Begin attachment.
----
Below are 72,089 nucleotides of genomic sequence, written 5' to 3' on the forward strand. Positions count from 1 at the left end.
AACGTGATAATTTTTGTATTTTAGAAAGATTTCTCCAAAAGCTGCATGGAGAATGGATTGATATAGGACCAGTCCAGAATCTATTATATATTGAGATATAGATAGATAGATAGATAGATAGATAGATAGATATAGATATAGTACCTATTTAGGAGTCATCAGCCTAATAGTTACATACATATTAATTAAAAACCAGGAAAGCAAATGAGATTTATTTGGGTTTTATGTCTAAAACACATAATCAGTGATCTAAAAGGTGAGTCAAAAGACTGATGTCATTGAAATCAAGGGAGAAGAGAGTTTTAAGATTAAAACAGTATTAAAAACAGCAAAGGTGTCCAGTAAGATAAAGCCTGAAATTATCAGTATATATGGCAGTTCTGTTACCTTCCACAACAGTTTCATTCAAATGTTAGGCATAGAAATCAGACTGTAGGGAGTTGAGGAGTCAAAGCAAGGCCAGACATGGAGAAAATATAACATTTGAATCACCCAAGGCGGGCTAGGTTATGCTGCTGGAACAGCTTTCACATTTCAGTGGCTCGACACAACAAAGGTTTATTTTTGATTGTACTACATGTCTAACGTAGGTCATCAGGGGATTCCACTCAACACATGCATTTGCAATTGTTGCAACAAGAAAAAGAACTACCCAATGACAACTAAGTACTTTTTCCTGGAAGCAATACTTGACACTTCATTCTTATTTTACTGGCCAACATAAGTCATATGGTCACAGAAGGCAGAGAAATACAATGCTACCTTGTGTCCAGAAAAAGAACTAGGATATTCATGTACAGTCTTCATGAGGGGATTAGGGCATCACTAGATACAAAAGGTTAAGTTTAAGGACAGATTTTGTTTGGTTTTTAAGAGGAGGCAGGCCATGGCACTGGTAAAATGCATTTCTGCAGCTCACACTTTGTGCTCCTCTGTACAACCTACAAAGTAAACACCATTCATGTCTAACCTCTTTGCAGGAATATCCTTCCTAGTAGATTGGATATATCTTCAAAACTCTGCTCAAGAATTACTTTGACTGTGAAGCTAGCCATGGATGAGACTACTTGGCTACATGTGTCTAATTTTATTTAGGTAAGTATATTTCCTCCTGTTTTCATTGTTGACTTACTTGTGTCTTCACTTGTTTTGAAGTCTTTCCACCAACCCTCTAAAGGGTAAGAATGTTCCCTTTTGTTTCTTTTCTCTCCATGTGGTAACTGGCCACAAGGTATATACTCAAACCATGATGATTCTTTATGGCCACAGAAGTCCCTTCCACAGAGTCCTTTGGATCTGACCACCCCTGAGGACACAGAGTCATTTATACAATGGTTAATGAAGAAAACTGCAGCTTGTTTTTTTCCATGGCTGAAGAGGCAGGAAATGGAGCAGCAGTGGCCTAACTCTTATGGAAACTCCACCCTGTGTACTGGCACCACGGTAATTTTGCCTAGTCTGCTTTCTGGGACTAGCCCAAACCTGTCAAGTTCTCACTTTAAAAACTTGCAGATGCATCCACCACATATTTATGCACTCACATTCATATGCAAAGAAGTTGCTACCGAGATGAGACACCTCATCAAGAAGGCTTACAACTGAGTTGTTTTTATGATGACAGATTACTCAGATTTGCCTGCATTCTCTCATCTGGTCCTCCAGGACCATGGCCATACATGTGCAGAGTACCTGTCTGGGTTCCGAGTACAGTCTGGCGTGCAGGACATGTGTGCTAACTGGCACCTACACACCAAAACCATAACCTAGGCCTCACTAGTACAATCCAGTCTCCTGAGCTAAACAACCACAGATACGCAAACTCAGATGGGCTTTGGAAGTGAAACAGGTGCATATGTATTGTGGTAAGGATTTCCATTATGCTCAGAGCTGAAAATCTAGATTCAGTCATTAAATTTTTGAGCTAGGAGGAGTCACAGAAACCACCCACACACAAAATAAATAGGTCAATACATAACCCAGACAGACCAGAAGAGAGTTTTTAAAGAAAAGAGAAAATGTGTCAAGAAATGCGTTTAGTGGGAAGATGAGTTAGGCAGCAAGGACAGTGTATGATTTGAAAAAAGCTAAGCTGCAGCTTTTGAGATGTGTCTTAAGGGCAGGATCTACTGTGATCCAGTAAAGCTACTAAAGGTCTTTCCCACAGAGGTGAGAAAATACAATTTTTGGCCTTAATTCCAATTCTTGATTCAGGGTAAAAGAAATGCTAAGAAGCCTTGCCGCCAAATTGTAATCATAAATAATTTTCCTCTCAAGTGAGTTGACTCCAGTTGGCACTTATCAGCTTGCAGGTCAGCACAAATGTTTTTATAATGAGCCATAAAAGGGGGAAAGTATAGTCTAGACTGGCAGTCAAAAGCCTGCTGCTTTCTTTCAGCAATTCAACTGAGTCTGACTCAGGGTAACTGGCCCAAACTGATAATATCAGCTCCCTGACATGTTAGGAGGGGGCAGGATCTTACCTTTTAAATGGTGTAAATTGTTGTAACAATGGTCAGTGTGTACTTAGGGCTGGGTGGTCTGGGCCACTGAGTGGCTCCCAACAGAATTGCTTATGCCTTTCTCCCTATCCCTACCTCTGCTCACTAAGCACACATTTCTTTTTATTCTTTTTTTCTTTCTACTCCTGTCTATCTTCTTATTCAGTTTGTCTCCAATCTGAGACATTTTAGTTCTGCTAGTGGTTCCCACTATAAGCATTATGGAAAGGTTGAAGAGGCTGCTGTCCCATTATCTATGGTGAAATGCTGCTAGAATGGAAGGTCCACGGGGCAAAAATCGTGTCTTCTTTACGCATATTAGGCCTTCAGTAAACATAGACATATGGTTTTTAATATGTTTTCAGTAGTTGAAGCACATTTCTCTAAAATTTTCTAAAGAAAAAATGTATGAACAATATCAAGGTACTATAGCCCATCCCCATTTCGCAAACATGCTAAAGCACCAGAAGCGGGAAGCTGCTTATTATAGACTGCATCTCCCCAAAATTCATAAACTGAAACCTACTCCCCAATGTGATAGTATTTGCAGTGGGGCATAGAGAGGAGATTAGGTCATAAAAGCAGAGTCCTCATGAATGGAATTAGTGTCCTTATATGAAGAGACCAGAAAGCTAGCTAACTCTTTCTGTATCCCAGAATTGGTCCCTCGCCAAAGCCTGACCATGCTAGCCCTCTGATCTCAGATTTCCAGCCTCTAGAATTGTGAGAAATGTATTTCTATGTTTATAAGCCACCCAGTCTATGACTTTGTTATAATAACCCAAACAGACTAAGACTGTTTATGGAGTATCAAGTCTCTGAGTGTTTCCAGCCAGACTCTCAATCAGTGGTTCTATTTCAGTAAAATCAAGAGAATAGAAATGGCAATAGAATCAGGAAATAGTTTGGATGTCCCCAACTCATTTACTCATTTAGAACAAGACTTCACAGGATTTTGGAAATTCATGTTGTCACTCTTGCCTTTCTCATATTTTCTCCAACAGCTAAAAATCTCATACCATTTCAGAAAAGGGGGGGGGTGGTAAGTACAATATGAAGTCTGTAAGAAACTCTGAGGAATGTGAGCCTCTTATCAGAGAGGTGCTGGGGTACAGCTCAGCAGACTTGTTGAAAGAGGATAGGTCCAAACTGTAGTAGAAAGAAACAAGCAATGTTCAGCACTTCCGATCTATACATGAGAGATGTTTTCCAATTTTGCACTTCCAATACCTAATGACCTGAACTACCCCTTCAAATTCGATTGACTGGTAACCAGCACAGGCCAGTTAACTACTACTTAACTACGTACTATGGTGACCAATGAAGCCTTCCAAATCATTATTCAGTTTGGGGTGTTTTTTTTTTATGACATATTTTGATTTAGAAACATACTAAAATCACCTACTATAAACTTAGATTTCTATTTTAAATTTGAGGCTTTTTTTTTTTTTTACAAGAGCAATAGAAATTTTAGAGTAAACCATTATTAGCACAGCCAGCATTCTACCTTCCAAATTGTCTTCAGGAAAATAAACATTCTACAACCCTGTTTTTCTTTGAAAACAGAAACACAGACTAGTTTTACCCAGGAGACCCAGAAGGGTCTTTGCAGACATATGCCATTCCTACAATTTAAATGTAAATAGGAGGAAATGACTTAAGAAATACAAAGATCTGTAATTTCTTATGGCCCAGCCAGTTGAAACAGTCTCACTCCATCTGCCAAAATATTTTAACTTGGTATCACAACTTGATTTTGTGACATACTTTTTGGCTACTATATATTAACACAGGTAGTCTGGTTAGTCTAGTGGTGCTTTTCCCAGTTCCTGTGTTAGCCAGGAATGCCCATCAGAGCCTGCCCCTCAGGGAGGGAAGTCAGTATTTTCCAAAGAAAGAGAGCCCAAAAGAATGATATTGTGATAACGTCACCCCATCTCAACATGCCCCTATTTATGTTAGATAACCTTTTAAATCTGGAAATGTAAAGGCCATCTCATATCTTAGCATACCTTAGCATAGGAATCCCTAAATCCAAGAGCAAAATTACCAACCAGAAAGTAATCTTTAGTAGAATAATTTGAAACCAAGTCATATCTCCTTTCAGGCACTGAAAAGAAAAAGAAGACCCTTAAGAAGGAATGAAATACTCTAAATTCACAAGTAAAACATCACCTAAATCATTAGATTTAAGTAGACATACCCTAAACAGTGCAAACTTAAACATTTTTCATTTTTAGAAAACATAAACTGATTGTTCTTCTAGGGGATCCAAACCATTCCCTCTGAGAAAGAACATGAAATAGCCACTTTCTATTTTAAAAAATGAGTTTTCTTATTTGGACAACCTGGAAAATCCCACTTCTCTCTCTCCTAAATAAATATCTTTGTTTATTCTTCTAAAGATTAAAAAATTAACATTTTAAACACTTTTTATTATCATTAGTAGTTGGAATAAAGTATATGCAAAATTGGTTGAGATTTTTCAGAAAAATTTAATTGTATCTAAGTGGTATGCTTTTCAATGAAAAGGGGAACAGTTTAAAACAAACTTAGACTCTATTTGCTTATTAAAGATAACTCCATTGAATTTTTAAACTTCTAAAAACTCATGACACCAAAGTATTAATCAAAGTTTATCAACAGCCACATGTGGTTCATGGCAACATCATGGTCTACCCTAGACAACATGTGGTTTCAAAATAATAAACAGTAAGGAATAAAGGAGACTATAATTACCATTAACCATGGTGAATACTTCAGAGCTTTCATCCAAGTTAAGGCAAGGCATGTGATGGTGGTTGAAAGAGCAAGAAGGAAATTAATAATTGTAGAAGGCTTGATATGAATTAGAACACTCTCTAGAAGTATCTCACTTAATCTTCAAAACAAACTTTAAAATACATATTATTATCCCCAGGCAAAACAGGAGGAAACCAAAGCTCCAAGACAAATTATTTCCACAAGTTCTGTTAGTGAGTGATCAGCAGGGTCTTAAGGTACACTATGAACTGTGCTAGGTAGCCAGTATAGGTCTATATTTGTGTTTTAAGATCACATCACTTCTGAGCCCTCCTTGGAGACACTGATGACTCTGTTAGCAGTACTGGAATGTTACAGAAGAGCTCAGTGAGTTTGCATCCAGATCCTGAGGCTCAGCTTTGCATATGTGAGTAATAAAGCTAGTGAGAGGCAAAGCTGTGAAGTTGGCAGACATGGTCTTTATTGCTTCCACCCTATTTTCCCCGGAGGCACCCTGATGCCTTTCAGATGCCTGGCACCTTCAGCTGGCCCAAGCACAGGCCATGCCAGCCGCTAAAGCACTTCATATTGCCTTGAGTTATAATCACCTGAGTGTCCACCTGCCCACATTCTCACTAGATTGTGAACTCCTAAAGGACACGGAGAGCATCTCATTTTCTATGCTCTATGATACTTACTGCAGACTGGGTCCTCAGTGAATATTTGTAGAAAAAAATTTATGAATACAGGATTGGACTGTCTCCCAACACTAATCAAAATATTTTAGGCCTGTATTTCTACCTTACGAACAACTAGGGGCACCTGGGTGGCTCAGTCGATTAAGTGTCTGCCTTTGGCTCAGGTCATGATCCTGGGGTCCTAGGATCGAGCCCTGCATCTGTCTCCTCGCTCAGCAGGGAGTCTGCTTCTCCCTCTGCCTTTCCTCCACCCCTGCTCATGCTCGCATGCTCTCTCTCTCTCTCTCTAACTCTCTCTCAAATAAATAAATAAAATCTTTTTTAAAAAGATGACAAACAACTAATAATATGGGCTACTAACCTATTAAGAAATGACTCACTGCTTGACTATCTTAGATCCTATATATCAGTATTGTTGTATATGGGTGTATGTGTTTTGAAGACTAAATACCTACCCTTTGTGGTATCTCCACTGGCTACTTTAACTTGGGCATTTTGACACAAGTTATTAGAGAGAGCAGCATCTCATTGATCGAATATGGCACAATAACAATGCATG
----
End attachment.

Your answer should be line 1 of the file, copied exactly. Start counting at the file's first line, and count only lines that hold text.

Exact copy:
Below are 72,089 nucleotides of genomic sequence, written 5' to 3' on the forward strand. Positions count from 1 at the left end.